Saturday, April 30, 2011

In Honor of National Poetry Month

I have been remiss this month in not mentioning that April is National Poetry Month.  I spent some time reading and writing poetry this month and I participated in National Poem in your Pocket Day which was April 14th by passing out a poem by Pat Schneider which I will post at the end.

I also wrote a villanelle for a friend who has terminal cancer.  I wrote the villanelle using lines from his caring bridge website where people expressed their love and heartbreak and memories.  This site and the sentiments it generated created so many wonderful lines that it prompted me to create a found poem for my friend which I mailed to him.  Here are a few stanzas:

From this day forward every morning
at some point between 7:00 - 8:00 a.m and 9:00 - 10:00 a.m.
I will hold you in my heart and thoughts.

Your openness to this most current process
The next stage in your life journey
Will take you from this day forward every morning

I don’t understand why the powers that be let nasty people walk this earth
and yet take away the beautiful people.
this thought I will hold in my heart and thoughts

I'd love to hear how you celebrated National Poetry Month?  Did you read poetry?  Write poetry? Share poetry?  Find poetry?  Here is the poem in your pocket that I promised.  Pat Schneider is a favorite of mine.

The Patience of Ordinary Things
It is a kind of love, is it not?
How the cup holds the tea,
How the chair stands sturdy and foursquare,
How the floor receives the bottoms of shoes
Or toes. How soles of feet know
Where they're supposed to be.
I've been thinking about the patience
Of ordinary things, how clothes
Wait respectfully in closets
And soap dries quietly in the dish,
And towels drink the wet
From the skin of the back.
And the lovely repetition of stairs.
And what is more generous than a window?

Monday, April 25, 2011

The Boy in the Moon by Ian Brown

A sweet, sad and ultimately very thought provoking memoir written by the father of a severely disabled boy.  Walker Brown has a genetic mutation resulting in a syndrome that only about 100 people on the planet have.  Walker cannot speak, does not eat food and is fed through a G tube, wears diapers and must wear protective gear as he constantly hits himself and beats his head into the wall.  He is very small for his age and cannot communicate through any discernible means.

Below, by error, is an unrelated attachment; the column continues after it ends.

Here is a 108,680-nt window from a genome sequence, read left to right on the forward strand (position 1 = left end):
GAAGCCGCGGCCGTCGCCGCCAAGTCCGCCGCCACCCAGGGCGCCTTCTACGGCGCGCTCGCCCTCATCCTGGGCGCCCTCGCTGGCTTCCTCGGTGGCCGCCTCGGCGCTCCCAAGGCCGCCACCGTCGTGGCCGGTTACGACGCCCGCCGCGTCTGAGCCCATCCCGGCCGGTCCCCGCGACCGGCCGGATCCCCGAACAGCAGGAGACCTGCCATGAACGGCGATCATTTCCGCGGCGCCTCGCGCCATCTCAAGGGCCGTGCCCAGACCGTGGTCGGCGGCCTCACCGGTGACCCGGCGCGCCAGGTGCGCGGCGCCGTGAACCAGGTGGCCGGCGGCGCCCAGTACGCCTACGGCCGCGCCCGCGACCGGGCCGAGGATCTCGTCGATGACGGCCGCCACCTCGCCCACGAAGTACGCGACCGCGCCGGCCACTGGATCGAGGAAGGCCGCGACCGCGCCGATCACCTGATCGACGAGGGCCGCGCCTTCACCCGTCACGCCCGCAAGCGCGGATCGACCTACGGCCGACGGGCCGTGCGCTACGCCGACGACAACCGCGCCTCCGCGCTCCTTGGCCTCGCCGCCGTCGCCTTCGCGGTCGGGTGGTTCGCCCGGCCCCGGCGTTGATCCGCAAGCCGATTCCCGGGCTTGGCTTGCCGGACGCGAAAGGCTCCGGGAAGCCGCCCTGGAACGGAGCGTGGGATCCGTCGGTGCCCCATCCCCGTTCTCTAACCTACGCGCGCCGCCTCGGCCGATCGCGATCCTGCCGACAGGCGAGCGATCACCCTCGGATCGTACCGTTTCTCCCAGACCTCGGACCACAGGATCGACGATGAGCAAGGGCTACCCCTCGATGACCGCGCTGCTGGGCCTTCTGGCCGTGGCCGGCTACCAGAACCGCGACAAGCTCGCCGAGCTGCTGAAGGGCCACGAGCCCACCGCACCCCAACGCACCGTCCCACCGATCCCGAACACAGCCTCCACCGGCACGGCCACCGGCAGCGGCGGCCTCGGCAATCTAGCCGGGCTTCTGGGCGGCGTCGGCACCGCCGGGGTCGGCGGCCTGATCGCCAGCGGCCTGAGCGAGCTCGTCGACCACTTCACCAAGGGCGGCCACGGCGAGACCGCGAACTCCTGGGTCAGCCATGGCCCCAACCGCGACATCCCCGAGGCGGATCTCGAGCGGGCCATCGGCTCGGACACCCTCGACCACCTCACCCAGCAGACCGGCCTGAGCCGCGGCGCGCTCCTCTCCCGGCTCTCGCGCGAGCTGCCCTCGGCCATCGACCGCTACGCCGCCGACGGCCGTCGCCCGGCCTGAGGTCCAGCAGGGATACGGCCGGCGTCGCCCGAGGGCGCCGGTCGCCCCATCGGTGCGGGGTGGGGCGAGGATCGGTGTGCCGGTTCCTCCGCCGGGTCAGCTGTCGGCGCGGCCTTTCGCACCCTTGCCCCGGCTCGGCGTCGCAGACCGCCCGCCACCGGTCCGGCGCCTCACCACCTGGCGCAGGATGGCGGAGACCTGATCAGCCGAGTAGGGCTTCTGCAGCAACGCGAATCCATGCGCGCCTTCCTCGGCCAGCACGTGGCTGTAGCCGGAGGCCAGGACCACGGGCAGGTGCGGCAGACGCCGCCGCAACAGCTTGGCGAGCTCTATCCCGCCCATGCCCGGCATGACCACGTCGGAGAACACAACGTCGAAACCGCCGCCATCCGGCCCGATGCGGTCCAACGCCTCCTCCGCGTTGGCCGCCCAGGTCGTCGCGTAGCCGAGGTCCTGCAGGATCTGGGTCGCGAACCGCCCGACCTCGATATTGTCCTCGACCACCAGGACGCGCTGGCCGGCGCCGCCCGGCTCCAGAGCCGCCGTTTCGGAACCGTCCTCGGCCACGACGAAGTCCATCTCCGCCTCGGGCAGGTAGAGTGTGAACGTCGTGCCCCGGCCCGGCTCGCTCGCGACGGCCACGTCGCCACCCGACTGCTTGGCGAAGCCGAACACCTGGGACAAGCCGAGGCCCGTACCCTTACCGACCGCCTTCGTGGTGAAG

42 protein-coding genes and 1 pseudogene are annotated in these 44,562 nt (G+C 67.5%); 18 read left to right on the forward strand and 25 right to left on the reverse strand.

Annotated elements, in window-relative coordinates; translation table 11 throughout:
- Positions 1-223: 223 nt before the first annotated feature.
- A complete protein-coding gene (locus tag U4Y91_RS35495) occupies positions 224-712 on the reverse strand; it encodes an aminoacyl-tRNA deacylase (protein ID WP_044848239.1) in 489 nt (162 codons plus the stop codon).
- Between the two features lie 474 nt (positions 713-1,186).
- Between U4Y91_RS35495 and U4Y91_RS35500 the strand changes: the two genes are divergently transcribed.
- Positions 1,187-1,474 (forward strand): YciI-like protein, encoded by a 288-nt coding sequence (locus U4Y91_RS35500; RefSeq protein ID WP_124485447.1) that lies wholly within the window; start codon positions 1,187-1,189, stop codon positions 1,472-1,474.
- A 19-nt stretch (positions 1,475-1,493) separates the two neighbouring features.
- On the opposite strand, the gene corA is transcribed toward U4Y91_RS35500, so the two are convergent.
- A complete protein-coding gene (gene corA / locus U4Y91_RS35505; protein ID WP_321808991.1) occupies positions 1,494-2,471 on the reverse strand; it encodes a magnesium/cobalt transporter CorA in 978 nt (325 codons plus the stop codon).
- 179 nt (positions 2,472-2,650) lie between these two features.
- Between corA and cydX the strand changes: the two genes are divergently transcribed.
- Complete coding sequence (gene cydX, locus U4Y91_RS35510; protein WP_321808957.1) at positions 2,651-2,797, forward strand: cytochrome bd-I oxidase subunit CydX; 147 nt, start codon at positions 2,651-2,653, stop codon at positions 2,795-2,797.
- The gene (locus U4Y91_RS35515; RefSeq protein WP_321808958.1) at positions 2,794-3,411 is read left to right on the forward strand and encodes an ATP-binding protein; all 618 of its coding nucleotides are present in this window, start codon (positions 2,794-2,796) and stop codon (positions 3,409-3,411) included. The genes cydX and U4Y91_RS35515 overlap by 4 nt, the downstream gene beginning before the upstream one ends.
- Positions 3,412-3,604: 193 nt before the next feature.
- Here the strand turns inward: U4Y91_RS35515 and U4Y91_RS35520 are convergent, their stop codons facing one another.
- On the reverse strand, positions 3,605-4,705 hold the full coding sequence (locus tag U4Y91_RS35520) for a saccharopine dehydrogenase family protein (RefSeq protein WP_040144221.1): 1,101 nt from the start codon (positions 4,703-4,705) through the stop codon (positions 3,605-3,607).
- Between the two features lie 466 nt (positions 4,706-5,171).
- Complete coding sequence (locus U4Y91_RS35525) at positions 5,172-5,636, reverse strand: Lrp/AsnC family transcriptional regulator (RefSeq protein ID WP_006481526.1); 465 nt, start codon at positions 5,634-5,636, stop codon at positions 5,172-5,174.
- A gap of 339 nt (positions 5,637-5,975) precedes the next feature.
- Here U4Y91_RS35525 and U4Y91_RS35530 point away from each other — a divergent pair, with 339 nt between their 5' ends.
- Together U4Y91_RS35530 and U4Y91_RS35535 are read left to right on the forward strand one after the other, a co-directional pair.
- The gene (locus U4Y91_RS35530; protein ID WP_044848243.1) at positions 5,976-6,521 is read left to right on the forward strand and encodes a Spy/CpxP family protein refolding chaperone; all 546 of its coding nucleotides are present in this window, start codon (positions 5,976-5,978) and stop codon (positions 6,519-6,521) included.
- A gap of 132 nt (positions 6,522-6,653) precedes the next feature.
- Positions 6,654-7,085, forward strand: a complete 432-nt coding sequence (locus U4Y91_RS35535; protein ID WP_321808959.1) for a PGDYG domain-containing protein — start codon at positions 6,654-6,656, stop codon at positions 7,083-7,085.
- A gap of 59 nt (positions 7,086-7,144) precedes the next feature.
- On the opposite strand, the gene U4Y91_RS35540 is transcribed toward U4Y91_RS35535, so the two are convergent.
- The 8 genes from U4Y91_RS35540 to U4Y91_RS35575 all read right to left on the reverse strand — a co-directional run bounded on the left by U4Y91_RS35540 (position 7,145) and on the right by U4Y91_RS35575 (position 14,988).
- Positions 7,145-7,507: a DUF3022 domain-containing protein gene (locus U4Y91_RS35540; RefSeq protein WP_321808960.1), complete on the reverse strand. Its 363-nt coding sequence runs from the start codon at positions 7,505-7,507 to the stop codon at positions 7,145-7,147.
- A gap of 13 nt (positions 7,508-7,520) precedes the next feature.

Ian, his wife Johanna, and the older sister Hayley spend 13 years caring for Walker round the clock until the parents finally find a suitable group home for him.  Ian then embarks on a journey to discover what, if anything, his son's life means to him, to the community and to humanity.  Surely there must be some answer as to what his life means?

The author travels around Canada and the US meeting other families with children that have this syndrome. He travels to California to meet the geneticists who first confirmed this condition and understand how a mutation on a gene can occur to create the condition.  He goes to France to meet advocates for the disabled, philosophers of disability studies, and to visit communities of severely disabled.   He looks at his own heart and mind and reactions to people like Walker and he takes a cursory look at how the severely disabled have been treated in the Western world throughout history.

I was fascinated by the picture he painted of his life, his marriage and his unending love for his son.  He thoroughly examines all the ethics at work in studying genes that produce disabled humans, the ethics of how we treat the least of all in our care and the philosophies behind how to treat these children.  It was all wonderfully enlightening.  A fascinating look at people who we don't like looking at or even being around.